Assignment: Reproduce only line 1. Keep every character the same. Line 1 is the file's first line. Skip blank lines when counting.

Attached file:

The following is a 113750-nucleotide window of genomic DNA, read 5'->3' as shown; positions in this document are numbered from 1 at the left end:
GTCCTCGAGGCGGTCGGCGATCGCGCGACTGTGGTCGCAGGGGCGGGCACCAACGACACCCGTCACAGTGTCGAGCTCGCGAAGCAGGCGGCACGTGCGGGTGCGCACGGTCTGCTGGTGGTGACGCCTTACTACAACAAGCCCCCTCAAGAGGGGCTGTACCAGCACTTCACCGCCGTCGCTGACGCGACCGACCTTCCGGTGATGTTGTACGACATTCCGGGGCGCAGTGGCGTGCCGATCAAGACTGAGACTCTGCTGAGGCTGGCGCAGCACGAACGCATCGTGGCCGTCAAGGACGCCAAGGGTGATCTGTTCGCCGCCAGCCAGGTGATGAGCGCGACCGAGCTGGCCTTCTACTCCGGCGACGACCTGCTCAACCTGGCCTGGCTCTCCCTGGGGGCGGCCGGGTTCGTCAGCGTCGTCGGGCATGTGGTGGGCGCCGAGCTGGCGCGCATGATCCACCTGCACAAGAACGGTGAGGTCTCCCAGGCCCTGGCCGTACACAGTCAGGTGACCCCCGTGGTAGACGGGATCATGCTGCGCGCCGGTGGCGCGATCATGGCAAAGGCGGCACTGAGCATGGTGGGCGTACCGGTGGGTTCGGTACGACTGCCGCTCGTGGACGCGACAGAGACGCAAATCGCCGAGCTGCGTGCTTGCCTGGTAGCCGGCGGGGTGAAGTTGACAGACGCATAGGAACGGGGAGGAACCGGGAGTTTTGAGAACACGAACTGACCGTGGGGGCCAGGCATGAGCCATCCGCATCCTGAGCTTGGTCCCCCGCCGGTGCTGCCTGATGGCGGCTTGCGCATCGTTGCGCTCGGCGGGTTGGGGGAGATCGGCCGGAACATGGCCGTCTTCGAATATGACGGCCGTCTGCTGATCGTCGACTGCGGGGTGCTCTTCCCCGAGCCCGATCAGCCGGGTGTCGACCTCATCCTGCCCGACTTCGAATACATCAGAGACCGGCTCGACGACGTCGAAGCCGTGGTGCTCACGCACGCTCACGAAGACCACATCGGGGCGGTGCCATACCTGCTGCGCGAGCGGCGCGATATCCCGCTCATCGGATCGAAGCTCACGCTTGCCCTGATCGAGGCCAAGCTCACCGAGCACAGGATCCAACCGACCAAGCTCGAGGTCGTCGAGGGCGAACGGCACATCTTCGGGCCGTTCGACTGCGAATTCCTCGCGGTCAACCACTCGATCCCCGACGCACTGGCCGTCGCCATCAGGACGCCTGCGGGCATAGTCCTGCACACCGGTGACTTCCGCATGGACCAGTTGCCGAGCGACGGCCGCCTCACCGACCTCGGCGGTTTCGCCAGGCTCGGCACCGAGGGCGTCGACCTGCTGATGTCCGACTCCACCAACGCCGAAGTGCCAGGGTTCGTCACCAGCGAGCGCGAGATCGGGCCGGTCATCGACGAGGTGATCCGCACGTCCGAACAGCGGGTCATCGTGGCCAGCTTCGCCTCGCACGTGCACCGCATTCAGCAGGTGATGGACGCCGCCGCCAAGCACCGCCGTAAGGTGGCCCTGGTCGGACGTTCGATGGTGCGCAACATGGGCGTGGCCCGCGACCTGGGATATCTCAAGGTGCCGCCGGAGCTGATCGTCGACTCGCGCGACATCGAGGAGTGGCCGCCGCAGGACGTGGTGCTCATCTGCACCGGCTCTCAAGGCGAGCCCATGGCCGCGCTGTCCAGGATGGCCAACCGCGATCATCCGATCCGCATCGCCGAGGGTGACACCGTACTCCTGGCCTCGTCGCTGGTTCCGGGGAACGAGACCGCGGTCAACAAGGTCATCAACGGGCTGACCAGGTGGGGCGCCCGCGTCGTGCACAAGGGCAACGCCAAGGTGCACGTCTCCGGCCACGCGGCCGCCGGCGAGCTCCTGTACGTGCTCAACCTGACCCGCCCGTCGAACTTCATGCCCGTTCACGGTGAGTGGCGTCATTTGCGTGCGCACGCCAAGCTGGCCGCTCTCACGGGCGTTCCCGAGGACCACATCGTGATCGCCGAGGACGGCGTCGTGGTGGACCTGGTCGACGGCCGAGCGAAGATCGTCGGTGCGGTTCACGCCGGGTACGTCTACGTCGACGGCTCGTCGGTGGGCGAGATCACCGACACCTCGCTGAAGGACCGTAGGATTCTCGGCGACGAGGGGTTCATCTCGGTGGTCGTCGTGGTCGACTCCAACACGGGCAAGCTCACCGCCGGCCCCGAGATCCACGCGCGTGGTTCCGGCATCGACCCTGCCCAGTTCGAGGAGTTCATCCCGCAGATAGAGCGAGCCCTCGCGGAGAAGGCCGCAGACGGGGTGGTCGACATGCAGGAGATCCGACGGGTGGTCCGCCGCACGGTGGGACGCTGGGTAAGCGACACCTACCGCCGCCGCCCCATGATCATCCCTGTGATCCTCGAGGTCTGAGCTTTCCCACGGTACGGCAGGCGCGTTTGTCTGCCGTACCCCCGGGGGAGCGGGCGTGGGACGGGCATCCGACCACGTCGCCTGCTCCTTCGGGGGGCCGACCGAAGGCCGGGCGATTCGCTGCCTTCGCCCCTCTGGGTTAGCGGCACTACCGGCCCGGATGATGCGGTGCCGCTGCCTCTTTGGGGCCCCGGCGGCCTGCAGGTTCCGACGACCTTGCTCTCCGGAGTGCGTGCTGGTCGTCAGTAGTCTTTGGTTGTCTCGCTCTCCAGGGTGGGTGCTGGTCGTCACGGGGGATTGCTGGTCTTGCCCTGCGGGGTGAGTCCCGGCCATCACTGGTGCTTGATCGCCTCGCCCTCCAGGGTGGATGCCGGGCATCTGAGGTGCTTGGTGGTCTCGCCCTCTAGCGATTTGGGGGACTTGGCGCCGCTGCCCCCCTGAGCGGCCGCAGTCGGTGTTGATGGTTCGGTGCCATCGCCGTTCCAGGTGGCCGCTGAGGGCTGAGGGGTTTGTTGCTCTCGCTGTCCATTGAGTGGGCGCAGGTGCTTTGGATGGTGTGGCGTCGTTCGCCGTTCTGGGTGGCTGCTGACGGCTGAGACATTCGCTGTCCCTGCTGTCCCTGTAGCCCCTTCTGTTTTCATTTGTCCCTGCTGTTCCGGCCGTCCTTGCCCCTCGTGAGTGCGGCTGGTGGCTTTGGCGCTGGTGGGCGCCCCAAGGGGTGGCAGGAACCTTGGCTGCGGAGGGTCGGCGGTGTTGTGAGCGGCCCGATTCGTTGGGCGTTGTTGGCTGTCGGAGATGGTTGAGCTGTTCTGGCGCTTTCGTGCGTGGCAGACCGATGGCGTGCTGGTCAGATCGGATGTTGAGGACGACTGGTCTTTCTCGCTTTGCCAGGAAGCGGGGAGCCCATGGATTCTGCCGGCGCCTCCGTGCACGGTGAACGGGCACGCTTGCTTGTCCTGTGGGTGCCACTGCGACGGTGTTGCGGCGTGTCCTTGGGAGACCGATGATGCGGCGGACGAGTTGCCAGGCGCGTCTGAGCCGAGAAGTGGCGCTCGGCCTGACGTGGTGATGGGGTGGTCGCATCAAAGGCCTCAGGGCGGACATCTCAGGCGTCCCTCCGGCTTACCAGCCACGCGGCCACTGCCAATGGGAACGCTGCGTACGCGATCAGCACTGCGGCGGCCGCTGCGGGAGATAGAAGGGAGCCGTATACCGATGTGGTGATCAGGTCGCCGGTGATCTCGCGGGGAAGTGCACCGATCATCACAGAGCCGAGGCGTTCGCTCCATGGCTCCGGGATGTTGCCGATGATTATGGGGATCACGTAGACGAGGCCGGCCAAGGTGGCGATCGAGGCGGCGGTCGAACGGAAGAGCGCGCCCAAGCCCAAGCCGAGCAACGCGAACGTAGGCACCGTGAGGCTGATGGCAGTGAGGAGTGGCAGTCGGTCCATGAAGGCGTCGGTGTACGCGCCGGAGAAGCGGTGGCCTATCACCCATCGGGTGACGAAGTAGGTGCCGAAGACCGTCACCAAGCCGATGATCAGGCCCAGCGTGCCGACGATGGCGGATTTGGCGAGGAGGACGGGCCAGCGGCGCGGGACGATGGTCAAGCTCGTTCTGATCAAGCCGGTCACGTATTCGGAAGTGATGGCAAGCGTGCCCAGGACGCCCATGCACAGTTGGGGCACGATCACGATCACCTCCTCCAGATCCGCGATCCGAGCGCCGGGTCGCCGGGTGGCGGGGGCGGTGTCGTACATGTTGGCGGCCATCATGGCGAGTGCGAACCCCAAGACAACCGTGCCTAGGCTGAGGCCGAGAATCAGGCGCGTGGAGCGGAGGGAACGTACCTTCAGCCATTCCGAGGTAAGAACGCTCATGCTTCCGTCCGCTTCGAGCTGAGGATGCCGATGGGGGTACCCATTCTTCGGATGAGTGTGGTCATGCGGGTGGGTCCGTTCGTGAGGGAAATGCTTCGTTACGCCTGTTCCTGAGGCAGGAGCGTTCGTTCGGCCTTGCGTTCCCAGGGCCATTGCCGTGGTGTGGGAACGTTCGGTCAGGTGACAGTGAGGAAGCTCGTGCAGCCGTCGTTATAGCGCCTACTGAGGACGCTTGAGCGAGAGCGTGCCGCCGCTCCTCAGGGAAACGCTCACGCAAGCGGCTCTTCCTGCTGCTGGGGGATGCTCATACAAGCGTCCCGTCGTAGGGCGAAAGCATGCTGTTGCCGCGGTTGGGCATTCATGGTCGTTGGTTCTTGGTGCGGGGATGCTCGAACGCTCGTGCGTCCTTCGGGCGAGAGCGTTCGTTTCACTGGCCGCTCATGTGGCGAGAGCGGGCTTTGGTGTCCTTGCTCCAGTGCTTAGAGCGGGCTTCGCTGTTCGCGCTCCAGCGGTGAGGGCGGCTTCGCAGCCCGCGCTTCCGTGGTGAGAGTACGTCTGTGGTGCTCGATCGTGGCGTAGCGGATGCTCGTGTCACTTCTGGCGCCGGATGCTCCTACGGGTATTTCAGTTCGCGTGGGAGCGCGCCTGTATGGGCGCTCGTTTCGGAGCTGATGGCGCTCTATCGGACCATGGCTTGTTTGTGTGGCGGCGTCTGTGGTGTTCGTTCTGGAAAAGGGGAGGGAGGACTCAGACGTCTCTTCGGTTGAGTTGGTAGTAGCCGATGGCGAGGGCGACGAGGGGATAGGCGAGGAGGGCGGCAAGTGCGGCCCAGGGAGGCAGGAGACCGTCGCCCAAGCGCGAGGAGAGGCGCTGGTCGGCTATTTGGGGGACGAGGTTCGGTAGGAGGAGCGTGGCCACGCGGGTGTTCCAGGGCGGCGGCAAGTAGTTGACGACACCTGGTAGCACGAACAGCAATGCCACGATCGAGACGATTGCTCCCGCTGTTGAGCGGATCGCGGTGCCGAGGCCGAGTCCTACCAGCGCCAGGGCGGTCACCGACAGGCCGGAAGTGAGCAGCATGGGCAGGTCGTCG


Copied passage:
The following is a 113750-nucleotide window of genomic DNA, read 5'->3' as shown; positions in this document are numbered from 1 at the left end: